One of the biggest challenges of getting married in a “non-traditional” space is that the backdrop might look a too plain or stark during your ceremony.
We got married in a Chicago loft space with exposed brick, glass and steel. So we decided to add warmth and focus by creating an “altar” of our own. Based on our orange, brown and yellow color theme my friend Liz concepted and sketched the idea of having us stand on an orange rug, surrounded by candles on metal pedestals, with an orange floral garland “altar” hanging above.
The wizards at A New Leaf used the sketch to create nine floral garlands made of marigolds, bittersweet and dried oak leaves hanging from brown silk ribbon. While we used a florist to execute Liz’s concept, this project could also be done DIY.
Creating an “altar” in non-traditional spaces gives focus to the room and adds personality to your ceremony and wedding photos.
- Marigolds or mums
- Dried oak leaf branches
- Satin ribbon
- Floral wire and cutters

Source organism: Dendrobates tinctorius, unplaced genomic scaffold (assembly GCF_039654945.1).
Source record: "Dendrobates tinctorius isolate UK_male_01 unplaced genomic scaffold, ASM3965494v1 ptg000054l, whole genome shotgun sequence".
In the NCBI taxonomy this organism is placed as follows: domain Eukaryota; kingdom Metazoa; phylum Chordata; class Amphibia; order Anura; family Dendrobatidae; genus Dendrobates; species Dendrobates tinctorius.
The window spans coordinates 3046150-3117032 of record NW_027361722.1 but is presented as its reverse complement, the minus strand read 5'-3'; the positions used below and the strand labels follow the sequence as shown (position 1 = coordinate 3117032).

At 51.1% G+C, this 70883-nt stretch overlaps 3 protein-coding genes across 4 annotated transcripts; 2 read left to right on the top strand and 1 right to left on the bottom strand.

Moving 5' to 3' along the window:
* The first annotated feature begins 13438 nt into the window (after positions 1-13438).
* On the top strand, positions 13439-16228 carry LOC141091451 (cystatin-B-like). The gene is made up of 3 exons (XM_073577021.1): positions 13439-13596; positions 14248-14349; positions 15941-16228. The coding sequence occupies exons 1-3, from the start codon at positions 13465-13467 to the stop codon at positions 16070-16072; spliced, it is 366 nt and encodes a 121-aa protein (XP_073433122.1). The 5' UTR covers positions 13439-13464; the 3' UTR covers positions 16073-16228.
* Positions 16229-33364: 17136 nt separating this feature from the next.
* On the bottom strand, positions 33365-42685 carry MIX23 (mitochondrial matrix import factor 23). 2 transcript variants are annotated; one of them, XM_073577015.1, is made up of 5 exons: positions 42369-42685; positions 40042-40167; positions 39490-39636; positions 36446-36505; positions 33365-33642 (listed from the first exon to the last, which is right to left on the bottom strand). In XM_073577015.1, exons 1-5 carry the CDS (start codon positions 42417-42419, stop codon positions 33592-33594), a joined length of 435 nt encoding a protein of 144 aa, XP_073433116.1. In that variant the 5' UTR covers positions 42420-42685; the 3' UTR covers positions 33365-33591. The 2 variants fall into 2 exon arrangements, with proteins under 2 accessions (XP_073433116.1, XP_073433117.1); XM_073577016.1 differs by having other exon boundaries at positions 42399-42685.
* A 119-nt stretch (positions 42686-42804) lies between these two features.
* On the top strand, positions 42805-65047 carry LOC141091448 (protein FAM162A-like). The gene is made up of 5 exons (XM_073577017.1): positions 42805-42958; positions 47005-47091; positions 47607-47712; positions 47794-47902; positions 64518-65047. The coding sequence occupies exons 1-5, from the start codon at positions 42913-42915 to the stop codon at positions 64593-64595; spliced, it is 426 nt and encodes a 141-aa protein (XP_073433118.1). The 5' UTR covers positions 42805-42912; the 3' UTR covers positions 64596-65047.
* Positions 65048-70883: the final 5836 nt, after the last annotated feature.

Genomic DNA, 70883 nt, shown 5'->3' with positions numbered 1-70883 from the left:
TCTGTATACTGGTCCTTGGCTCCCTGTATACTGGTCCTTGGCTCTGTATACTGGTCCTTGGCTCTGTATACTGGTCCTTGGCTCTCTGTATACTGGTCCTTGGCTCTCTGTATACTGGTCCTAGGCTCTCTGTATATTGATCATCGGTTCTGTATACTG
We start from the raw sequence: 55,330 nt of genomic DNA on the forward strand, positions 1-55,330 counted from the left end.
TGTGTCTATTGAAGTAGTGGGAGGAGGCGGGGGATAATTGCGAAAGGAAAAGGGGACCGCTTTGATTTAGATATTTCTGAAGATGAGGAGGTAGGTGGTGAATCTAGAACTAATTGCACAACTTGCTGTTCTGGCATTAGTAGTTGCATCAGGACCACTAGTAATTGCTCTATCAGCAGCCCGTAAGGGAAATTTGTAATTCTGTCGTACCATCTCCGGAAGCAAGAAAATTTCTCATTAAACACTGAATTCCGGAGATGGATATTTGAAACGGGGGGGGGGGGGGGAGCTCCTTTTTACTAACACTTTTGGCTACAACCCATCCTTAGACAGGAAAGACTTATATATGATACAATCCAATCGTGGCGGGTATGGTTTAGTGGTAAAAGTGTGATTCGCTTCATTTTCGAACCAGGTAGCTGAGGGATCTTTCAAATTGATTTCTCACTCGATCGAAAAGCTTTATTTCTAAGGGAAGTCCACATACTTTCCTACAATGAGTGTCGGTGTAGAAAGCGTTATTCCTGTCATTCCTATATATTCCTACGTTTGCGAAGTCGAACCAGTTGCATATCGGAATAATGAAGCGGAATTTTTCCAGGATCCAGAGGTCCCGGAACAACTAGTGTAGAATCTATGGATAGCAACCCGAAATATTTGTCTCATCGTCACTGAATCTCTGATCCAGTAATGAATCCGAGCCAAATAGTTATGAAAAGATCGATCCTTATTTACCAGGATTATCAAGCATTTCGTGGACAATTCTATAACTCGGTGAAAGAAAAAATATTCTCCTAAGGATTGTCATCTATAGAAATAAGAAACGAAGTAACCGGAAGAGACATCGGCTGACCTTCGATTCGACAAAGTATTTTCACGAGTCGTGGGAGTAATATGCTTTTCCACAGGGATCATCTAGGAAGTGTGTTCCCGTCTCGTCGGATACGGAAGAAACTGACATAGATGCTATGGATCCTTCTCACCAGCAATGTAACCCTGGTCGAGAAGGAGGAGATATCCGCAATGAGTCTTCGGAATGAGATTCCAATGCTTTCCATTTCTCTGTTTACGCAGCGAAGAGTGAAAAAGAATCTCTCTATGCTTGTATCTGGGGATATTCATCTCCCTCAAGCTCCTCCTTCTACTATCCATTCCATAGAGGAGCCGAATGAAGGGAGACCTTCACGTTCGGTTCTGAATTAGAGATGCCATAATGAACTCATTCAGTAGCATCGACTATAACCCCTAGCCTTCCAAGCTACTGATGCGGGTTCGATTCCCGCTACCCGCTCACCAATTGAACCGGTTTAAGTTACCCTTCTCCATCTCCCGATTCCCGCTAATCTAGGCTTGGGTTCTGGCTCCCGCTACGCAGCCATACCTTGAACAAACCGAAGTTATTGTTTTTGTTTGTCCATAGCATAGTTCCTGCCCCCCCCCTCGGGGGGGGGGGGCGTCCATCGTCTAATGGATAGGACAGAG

- Thumbtacks or ceiling hooks
Cut your twine to the length you’d like for your strand; ours were about 2.5 feet long each. Take 6-9 marigolds or mums, cut the stems about 2 inches from the flower head and wrap them together with floral wire close to the flower heads. Affix the floral bundle to the twine using more floral wire. Repeat until you have the coverage that you’d like up and down the twine, leaving about 4 inches at the top of the twine free to tie to your satin ribbon. Trim any end of the stems that peek out as needed.
Add bittersweet and dried oak leaves in the same way. Affix bittersweet and oak leaf branches sporadically up and down the strand, being sure to balance the branches around the strand so that weight-wise the strand will hang straight down. Refrigerate strands until use, either before or after adding your bittersweet and oak leaves depending on available space.
Cut a long piece of stain ribbon; the length will depend on your ceiling height. Tie the ribbon securely to the twine, making several tight knots. Trim any extra twine.
Hang your altar from the ceiling using thumbtacks or ceiling hooks. We used nine strands and varied the heights to create a seasonally stunning backdrop to our candlelit ceremony.